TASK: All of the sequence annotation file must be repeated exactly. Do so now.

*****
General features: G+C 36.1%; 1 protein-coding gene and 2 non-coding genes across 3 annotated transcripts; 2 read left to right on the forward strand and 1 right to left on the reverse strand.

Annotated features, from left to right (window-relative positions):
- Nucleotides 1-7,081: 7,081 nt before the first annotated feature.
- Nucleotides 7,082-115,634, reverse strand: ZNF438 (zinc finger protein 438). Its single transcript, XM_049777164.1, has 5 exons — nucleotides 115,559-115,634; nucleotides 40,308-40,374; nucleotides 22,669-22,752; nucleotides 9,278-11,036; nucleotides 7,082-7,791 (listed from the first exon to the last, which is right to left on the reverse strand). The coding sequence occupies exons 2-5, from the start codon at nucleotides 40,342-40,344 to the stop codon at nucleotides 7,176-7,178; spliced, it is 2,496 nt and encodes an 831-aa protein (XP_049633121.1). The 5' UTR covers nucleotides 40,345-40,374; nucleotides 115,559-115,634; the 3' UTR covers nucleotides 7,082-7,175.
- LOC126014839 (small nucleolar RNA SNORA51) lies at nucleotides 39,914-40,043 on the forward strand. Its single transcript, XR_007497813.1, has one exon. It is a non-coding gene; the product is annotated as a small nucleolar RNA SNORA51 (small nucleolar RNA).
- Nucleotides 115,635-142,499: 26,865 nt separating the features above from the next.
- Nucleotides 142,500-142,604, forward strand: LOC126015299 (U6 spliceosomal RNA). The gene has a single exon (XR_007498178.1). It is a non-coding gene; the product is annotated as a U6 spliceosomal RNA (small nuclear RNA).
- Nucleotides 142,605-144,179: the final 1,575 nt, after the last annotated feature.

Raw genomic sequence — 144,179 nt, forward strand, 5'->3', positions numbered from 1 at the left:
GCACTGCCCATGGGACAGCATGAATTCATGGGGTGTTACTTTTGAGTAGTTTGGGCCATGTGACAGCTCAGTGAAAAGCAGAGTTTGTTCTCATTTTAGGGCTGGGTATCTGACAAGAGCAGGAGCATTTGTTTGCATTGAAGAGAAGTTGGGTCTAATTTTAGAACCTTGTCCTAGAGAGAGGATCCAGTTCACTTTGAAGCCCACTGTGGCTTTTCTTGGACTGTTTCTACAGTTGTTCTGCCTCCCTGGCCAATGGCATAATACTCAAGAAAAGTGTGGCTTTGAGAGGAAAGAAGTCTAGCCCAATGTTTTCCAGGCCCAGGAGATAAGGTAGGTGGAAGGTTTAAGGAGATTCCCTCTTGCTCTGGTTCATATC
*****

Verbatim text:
General features: G+C 36.1%; 1 protein-coding gene and 2 non-coding genes across 3 annotated transcripts; 2 read left to right on the forward strand and 1 right to left on the reverse strand.

Annotated features, from left to right (window-relative positions):
- Nucleotides 1-7,081: 7,081 nt before the first annotated feature.
- Nucleotides 7,082-115,634, reverse strand: ZNF438 (zinc finger protein 438). Its single transcript, XM_049777164.1, has 5 exons — nucleotides 115,559-115,634; nucleotides 40,308-40,374; nucleotides 22,669-22,752; nucleotides 9,278-11,036; nucleotides 7,082-7,791 (listed from the first exon to the last, which is right to left on the reverse strand). The coding sequence occupies exons 2-5, from the start codon at nucleotides 40,342-40,344 to the stop codon at nucleotides 7,176-7,178; spliced, it is 2,496 nt and encodes an 831-aa protein (XP_049633121.1). The 5' UTR covers nucleotides 40,345-40,374; nucleotides 115,559-115,634; the 3' UTR covers nucleotides 7,082-7,175.
- LOC126014839 (small nucleolar RNA SNORA51) lies at nucleotides 39,914-40,043 on the forward strand. Its single transcript, XR_007497813.1, has one exon. It is a non-coding gene; the product is annotated as a small nucleolar RNA SNORA51 (small nucleolar RNA).
- Nucleotides 115,635-142,499: 26,865 nt separating the features above from the next.
- Nucleotides 142,500-142,604, forward strand: LOC126015299 (U6 spliceosomal RNA). The gene has a single exon (XR_007498178.1). It is a non-coding gene; the product is annotated as a U6 spliceosomal RNA (small nuclear RNA).
- Nucleotides 142,605-144,179: the final 1,575 nt, after the last annotated feature.

Raw genomic sequence — 144,179 nt, forward strand, 5'->3', positions numbered from 1 at the left:
GCACTGCCCATGGGACAGCATGAATTCATGGGGTGTTACTTTTGAGTAGTTTGGGCCATGTGACAGCTCAGTGAAAAGCAGAGTTTGTTCTCATTTTAGGGCTGGGTATCTGACAAGAGCAGGAGCATTTGTTTGCATTGAAGAGAAGTTGGGTCTAATTTTAGAACCTTGTCCTAGAGAGAGGATCCAGTTCACTTTGAAGCCCACTGTGGCTTTTCTTGGACTGTTTCTACAGTTGTTCTGCCTCCCTGGCCAATGGCATAATACTCAAGAAAAGTGTGGCTTTGAGAGGAAAGAAGTCTAGCCCAATGTTTTCCAGGCCCAGGAGATAAGGTAGGTGGAAGGTTTAAGGAGATTCCCTCTTGCTCTGGTTCATATC